“During times of disaster and catastrophe, families often have to leave their homes on a moment’s notice or do not have the ability take long-term supplies with them,” said Holly McDaniel, executive director of the Austin Diaper Bank, in a press release. “We want to make sure that an adequate supply of diapers is not a worry during these stressful times. Diapers are not supplied by disaster relief agencies, and they are essential to keep babies, children and adults clean, dry and healthy.”

>> Complete Harvey coverage from the Austin American-Statesman

McDaniel is the new executive director at the diaper bank as of last week. She has more than 15 years of experience with nonprofits in Austin and California. Previously, she was director of individual giving and philanthropy at KMFA, 89.5, the classical public radio station in Austin.

>> 8 tips when donating to Hurricane Harvey

The diaper bank expects to hit 1 million diapers donated early next year and now works with 40 local nonprofit agencies to distribute diapers throughout Central Texas. It was started in 2013 by Beverly Hamilton of Austin, who left the executive director role in June. “I really wanted the organization to grow and have the impact it could have,” she said of her decision to leave. “My goal was to get it started and get it going. It’s in good hands now.”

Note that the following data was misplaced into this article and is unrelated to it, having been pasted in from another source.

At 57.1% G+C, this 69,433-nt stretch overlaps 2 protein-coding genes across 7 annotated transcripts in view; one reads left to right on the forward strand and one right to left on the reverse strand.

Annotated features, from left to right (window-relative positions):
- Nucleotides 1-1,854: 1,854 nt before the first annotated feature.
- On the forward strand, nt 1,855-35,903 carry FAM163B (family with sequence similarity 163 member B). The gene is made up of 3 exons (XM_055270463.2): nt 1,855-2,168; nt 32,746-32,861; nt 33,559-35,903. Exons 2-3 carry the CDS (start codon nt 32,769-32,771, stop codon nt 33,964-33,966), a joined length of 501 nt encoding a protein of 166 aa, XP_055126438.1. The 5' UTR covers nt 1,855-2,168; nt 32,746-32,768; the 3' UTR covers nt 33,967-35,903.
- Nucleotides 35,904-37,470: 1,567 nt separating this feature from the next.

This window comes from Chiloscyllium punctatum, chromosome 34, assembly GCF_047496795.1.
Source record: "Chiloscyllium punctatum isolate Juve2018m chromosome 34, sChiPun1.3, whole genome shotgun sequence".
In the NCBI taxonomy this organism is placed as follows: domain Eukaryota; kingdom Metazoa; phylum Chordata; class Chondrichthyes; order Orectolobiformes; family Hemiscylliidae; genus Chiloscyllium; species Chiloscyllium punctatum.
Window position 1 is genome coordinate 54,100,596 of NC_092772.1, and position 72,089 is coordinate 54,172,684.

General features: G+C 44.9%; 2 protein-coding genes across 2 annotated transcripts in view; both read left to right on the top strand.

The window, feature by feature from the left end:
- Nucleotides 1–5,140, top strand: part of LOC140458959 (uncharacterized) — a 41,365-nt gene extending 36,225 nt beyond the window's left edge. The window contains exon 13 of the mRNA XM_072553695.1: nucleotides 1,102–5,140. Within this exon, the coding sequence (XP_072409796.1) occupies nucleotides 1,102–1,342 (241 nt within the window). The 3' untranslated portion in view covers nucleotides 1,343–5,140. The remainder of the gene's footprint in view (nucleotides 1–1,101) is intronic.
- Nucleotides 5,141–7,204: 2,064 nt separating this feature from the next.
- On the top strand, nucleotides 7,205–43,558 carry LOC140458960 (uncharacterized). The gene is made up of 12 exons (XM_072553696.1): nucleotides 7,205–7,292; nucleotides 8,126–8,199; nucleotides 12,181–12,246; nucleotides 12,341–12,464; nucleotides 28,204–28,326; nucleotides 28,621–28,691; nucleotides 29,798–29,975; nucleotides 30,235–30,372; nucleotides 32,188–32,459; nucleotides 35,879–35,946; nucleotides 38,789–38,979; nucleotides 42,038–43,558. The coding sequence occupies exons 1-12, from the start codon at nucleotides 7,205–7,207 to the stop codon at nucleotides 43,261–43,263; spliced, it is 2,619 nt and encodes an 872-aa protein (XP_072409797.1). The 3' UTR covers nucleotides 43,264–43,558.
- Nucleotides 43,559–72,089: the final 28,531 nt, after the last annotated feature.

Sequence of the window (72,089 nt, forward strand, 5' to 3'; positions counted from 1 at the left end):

>> Read more trending news

Hamilton will still serve on the board of directors. She’s started a consulting firm, Small But Mighty Consulting, to help small nonprofit organizations do things that they can’t afford to hire a full-time person to do as well as executive director coaching.

WATCH: Drone video shows devastating floods in Hurricane Harvey's aftermath

Drone video sent to WHBQ in Memphis, Tennessee, shows the aftermath of Hurricane Harvey. 

>> Watch the video here

A resident in Pearland, Texas, shared the video Sunday afternoon.

>> Catastrophic flooding inundating parts of Texas after Hurricane Harvey: Live Updates

Laura Malone lives in the Stonebridge neighborhood in Pearland. Pearland is just over 17 miles from downtown Houston. Her neighborhood has seen over 20 inches of rain in the last 24 hours, and more rain is expected over the next four to five days.

>> Read more trending news

WHBQ has a crew in Houston and will continue providing updates from the area when more info becomes available. 

Hurricane Harvey: City of Austin vows to try to keep power on for 'Game of Thrones' finale

Texans dealing with the storm that started out as Hurricane Harvey have more important things to worry about than TV. Then again, Sunday’s “Game of Thrones” season finale isn’t just any old TV.

>> Hurricane Harvey slams Texas before becoming tropical storm: Live updates

>> Read more trending news

The city of Austin, showing a sense of humor amid all the rain falling Saturday, took to the Austin section of Reddit to answer some storm-related questions and also offer a glimmer of hope for hardcore “Thrones” fans:

>> On Statesman.com: Complete Harvey coverage

>> See the thread here